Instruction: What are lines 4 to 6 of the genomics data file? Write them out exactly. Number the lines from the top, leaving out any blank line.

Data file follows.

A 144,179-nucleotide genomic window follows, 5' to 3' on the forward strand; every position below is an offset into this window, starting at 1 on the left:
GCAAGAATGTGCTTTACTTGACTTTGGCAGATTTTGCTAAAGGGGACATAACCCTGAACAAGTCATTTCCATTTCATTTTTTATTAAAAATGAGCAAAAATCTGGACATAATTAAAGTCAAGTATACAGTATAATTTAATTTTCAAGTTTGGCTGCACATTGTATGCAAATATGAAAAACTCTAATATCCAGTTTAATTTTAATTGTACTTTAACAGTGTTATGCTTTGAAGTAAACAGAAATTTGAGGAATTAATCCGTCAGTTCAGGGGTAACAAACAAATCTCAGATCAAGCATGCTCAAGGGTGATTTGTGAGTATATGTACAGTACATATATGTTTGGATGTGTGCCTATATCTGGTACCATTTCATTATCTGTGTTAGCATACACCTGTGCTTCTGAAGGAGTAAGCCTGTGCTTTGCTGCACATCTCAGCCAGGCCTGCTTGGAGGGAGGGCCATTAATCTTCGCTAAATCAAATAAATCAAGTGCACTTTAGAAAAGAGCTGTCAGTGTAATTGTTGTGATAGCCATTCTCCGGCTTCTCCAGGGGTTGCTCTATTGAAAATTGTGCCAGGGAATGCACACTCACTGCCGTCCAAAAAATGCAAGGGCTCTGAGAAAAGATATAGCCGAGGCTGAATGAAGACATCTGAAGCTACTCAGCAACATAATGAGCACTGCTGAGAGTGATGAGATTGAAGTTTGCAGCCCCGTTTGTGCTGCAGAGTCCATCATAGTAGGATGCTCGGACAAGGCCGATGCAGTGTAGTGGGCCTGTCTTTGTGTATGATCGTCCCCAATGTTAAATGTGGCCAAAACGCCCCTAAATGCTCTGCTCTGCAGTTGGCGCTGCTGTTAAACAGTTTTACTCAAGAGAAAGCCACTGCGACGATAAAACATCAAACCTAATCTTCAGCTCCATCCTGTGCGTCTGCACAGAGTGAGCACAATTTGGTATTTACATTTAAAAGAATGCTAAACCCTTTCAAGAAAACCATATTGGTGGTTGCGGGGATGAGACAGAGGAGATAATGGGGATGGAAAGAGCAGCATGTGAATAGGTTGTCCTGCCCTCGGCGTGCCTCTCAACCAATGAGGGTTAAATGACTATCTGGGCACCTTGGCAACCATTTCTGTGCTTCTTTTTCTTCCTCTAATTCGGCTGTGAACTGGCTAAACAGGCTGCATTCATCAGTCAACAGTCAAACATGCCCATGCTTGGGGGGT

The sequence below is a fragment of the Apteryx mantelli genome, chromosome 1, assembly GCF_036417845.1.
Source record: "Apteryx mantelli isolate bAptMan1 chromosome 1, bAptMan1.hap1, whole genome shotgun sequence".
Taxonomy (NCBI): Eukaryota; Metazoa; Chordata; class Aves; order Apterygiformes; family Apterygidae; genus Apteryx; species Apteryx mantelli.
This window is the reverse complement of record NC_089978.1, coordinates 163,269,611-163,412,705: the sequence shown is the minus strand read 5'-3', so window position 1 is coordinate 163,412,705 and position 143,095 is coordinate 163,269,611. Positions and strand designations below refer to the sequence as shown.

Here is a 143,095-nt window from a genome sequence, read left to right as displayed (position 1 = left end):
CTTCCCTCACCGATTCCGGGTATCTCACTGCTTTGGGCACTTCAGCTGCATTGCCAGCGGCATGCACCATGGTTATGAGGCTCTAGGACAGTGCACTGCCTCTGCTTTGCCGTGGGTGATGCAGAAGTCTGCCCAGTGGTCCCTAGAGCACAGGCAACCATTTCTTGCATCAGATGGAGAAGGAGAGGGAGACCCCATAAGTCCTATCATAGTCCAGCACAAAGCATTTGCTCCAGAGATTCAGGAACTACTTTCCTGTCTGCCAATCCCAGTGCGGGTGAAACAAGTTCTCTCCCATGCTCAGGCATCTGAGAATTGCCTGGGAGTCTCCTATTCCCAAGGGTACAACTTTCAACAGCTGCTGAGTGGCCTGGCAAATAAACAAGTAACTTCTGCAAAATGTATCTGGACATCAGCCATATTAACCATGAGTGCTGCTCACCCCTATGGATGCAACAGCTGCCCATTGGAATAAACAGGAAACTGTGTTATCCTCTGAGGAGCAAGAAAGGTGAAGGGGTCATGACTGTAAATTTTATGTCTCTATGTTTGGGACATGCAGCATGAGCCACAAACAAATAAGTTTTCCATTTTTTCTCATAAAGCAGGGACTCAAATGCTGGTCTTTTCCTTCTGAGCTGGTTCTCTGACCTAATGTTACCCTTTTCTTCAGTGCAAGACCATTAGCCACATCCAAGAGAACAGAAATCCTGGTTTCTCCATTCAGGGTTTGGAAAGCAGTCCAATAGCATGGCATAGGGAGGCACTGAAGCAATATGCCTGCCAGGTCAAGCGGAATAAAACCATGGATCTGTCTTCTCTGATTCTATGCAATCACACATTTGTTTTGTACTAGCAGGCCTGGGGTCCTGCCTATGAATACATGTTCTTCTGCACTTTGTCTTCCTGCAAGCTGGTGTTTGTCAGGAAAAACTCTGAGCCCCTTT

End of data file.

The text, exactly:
Source record: "Apteryx mantelli isolate bAptMan1 chromosome 1, bAptMan1.hap1, whole genome shotgun sequence".
Taxonomy (NCBI): Eukaryota; Metazoa; Chordata; class Aves; order Apterygiformes; family Apterygidae; genus Apteryx; species Apteryx mantelli.
This window is the reverse complement of record NC_089978.1, coordinates 163,269,611-163,412,705: the sequence shown is the minus strand read 5'-3', so window position 1 is coordinate 163,412,705 and position 143,095 is coordinate 163,269,611. Positions and strand designations below refer to the sequence as shown.